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Old 09-13-2017, 01:30 AM
SaROCaM SaROCaM is offline
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I think it depends on what school of thought you follow regarding your discs. If you accept the philosophy of cycling molds/manipulating the discs, then you can get some solid practice with the same mold in different stages of wear. If you follow the school of thought of throwing different molds/discs the same way but letting the discs do the work, then you'll probably want to go the route of getting multiples in the stabilities you want.

For the molds you have cycles of, such as Teebirds, Rocs, Destroyers, I would say just think of it as learning the life cycle of the mold rather than learning the individual discs. Even if you don't have multiples of the same stability, you can practice manipulating the disc to fly certain lines by varying the amount of hyzer, power, etc. That way you can know what adjustments you need to make based on where the disc is in the mold's life cycle. For example, see if you can make a 7/10 Roc fly substantially the same line as a 9/10 Roc.

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Old 09-13-2017, 07:00 AM
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Meillo Meillo is offline
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Quote:
Originally Posted by Quinntastic View Post
So should I be more concerned with having the exact mold, or more concerned with having as similar a flight pattern as possible? In other words could I practice with a teebird, an eagle, and a saint pro that all had similar flights and still be effective with my practice long term?
My Teebirds and Eagle feel so similar to me that I throw them interchangingly in fields work. My QJLS seems to require a different nose-angle and I have some trouble mixing it into my Teebirds/Eagle for the same shots. It's fine if I throw the Teebirds nice and flat and use the JLS for rollers. I can throw the JLS laserbeam straight as well, just not when I've thrown laserbeams with Teebirds right before. But maybe that's just missing practice ...


Quote:
Also, should I be practicing with discs in as many conditions as I bag? I carry 2-3 teebirds all with different stabilities during rounds, so should I get 2-3 more discs in each stability, making 9-12 total discs for that slot? Or would it be smarter to just practice with the stability I use most often exclusively?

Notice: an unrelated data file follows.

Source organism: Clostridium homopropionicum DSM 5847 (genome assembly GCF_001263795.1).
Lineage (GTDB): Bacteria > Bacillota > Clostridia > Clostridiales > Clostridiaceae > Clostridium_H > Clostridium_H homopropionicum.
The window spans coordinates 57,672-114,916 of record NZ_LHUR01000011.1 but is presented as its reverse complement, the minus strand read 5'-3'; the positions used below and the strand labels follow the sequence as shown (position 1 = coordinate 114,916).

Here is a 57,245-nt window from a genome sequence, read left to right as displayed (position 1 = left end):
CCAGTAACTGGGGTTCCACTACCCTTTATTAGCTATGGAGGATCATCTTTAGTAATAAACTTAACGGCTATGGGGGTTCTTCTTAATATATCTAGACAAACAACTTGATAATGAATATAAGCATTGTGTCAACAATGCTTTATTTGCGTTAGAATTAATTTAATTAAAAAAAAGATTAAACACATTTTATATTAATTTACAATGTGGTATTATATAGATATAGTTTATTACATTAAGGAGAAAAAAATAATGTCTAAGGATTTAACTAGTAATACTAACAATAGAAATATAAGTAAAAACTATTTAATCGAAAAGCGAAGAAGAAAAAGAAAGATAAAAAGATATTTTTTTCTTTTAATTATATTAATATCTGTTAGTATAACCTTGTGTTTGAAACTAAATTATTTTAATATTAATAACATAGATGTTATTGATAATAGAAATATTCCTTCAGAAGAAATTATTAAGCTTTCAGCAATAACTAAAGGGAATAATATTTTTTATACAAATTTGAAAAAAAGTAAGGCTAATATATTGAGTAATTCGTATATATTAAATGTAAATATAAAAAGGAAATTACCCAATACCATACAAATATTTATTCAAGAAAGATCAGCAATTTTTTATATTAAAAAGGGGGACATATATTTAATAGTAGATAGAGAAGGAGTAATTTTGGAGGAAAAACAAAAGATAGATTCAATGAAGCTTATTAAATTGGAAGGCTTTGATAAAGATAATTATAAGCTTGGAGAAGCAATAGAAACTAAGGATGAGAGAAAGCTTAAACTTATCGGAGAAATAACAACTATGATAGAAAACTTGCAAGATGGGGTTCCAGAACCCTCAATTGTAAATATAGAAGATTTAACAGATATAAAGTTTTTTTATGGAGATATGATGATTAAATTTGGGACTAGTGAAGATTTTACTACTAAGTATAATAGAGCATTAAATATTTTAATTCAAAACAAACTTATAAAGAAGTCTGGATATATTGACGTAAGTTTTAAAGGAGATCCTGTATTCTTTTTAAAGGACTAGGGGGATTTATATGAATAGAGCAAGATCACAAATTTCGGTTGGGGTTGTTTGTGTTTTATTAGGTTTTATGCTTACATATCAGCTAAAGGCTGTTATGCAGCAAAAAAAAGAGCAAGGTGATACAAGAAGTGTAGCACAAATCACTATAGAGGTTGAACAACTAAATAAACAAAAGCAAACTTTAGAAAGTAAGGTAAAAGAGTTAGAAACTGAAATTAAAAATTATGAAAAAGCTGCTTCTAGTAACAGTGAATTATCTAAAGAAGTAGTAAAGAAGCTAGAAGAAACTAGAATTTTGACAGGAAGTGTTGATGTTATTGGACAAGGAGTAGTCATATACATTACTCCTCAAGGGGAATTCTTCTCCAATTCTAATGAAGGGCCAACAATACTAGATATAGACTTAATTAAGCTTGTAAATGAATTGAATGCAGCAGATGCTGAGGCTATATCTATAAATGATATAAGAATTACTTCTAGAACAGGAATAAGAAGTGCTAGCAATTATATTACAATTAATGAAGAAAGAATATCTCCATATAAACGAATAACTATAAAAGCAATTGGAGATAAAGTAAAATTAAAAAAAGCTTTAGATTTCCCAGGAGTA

If you have a dozen discs in different conditions, can you still remember which one is which? Use only as many discs as you can remember if you practice placement or hitting certain lines. But if your practice is e.g. all about nose angle, than the disc conditions and number don't matter but only the mold. Thus it depends on what you practice.

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  #5  
Old 09-13-2017, 11:30 PM
Casey 1988 Casey 1988 is offline
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I actually just use my regular discs in a field but sometimes when trying out putters, I take a few with me to test for certain shots. I found a few years ago that my g9i Wizard was not a good disc for me as I used it for only one type of shot 50-40 feet from the basket, So I took it out as I can use my old Max weight Pro Shark For that same shot as well as others, then late last year I got rid of my light DX Shark as it was too light, most of South Dakota has wind so I tried to look for another Pro Shark, that or R-Pro but could not find one so I settled for a Star Shark without flight numbers, those you can still find today even. I don't think the Shark is a super big seller. I also found that somehow overtime I could not throw my Wasps anymore so I pitched them from the bag, I still have them though the Shark flies like the ROC but with less drop and more glide at the end of flight, so I probably will never throw a ROC like disc again, Wasp being one of them. I also this year figured out how to throw my Destroyers both Champion a 167 gram and a 170 gram one is for windier conditions as the Star ones with players names on them I find that each one is different to the player so I go with finding Flatter topped Champion ones, they are good disc. I also replaced but still have the older JK Champion one to my new Glow Champion Valkyrie, just look for a flatter toped one to match more my old JK one that started out blue but due to having an old 2008 yellow Star Ice-bowl Valkyrie behind it for about 9 years the disc turned like a grass green with more blue to it and the disc was very hard to find on the course. Both the Valkyries the older 2008 Star one and the new Glow one fly about the same. Reason I went with Glow was the disc had the feel of old Champion plastic when new. Also the JK Champion Valkyrie was getting a bit worn in, I had it over 10 years in my bags over the years.